Tag Archives: nike bongo



Because I’ve got nothing better to do, there’s not a lot of childhood nostalgia I haven’t ticked off to some degree. I’m still hunting the name of a movie where a wheelchair-bound man was terrorised by a computer that controlled his house and I want to know the model name of the mid-cut adidas shoes I owned that had a nylon quilting all over the upper, but other than that, everything else has a name, year and some kind of contextual place in my mind. On revisiting it, most of it wasn’t that good but the unknown can get sugar-coated by nostalgia rounding the edges and giving it a soft-focus. What I dId like was my adidas Pro Conference Hi.

Obsessed with the Metro Attitude (which I never saw on sale in my town), I ended up with these. I may have been unable to find a size 7.5 non-Air Nike (£39.99 or below before discount was the only way at the time) at the Champion Sports concession upstairs at Bedford’s Burton store in 1988 and grabbed these as a second-choice, but I recall wanting adidas hi-tops with the ridges on the heel and the Pro Conference Hi fitted the bill. Pivotal models from my childhood like the PUMA Jopper and Nike Bongo kids’ models are unlikely to be reissued (the Jopper was — kind of — a takedown of the California that has been retroed and the Bongo, as has been discussed here, was the junior version of the underwhelming Bravo model). These were my first adult sized shoes though.


Looking back, the Pro Conference Hi seems like a shoe out of its time — Decade style slimline tooling with the ’88 heel application, unlike the expensive Dellinger webbed, big tongued shoes of the time. My brother called them “ice skates” because they lacked the b-boy bulk that was desirable at the time and I wore them strangled with an early iteration of a mullet and hand-me-down denim with the back in the days (actually, the faded denim look remains). I wrecked them skating (like a true grommet) in a matter of months. It was odd to be reacquainted with the adidas Pro Conference Hi as a reissue (in the colourway I would have chosen if it had been available at the time) as a retro from Originals. Strange rubberised stripes and that angled adidas font gave me flashbacks — it’s an unlikely one to.rerelease (presumably the Decade’s retro makes it an affordable one to resurrect) but what was a budget offering at the time seems to look a lot better now and to have a shoe made of actual leather is a novelty. Shitty leather or pleather is the enemy of footwear memories.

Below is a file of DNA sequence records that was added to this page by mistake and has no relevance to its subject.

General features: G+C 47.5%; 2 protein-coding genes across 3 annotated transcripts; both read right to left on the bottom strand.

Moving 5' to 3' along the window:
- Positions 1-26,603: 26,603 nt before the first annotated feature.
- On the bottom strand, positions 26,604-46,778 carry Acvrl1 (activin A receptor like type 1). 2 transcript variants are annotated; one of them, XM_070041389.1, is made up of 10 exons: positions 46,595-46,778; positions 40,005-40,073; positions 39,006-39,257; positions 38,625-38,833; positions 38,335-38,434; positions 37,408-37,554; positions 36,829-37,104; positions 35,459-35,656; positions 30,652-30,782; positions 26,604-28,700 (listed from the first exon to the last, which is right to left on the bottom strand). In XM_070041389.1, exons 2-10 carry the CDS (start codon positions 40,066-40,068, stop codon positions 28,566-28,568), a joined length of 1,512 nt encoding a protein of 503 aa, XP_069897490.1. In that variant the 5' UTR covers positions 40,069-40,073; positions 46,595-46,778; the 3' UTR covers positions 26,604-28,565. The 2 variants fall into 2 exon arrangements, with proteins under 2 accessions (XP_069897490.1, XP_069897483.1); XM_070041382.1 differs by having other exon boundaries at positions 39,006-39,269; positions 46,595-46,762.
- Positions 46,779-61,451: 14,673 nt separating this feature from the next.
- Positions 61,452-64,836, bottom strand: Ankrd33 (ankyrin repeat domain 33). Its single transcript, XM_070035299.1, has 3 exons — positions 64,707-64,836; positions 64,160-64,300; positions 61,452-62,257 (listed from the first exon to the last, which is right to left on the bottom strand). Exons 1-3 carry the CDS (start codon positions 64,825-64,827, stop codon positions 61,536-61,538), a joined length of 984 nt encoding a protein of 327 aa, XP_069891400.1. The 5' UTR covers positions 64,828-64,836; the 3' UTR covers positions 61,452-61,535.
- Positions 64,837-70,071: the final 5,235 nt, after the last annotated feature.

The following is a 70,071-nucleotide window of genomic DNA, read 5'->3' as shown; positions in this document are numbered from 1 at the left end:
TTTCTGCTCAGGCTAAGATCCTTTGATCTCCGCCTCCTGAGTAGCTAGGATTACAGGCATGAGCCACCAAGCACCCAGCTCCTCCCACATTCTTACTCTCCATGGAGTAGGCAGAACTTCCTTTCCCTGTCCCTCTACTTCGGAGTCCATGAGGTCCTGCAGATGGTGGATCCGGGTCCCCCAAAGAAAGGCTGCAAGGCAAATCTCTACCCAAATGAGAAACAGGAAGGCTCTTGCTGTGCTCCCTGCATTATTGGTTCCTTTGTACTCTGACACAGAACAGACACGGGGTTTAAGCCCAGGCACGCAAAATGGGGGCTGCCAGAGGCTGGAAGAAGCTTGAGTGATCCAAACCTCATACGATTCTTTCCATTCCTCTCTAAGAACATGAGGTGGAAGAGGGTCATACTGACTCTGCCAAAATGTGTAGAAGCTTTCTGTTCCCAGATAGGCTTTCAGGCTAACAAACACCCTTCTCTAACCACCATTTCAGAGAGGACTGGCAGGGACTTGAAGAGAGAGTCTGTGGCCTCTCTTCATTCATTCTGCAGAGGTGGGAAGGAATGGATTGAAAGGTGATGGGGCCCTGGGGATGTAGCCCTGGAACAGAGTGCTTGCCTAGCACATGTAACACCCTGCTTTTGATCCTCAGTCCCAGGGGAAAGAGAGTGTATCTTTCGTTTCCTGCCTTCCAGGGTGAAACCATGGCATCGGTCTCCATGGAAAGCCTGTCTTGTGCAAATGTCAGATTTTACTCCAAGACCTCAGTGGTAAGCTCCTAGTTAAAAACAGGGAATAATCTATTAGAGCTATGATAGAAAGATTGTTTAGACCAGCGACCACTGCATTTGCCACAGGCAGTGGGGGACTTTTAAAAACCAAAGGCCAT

The Rivalry Hi (which I chose these over as a sample) was a budget shoe too back in the day, but the array of colours it dropped in popularised it, yet this one resonated with me a little more. It wasn’t a French-made masterpiece like the adidas boots that took prime catalogue space, but there’s something about the Pro Conference that resonates with me in the present day. It’s a shame that the current shoe boom doesn’t have the cheaper takedowns that will spark similar memories for the next generations — I get the impression that the days of a shoe becoming a cult favourite because of its popular pricepoint are over, because people want the shoe by any means necessary. Compromise created some unlikely classics.





Everyone’s talking up the animal prints like they’re something new, but in a world where men can walk the street in onesies and some cheetah patterning is considered the height of sophistication, people seem to forget that they’re just into kids’ clothing and footwear on a larger scale. Two years before Nike dropped the Safari, the 1984 release of the Nike Zoo model for kids in a pick of animal patterns including cheetah and some tiger stripes delivered some Velcro fastening playground credibility. No relation to the elite Zoo wing of the Innovation Kitchen, the brand was definitely playing with some casual and pre-teen market at this point in time to claw (pun intended) some market from rival brands. This TV commercial ties nicely in with the ‘Company of Wolves’ and ‘Teen Wolf’ era and couldn’t be much more 1980s if it street planted on a Vision Psycho Stick while downing a yard of Quatro to a Harold Faltermeyer synth soundtrack.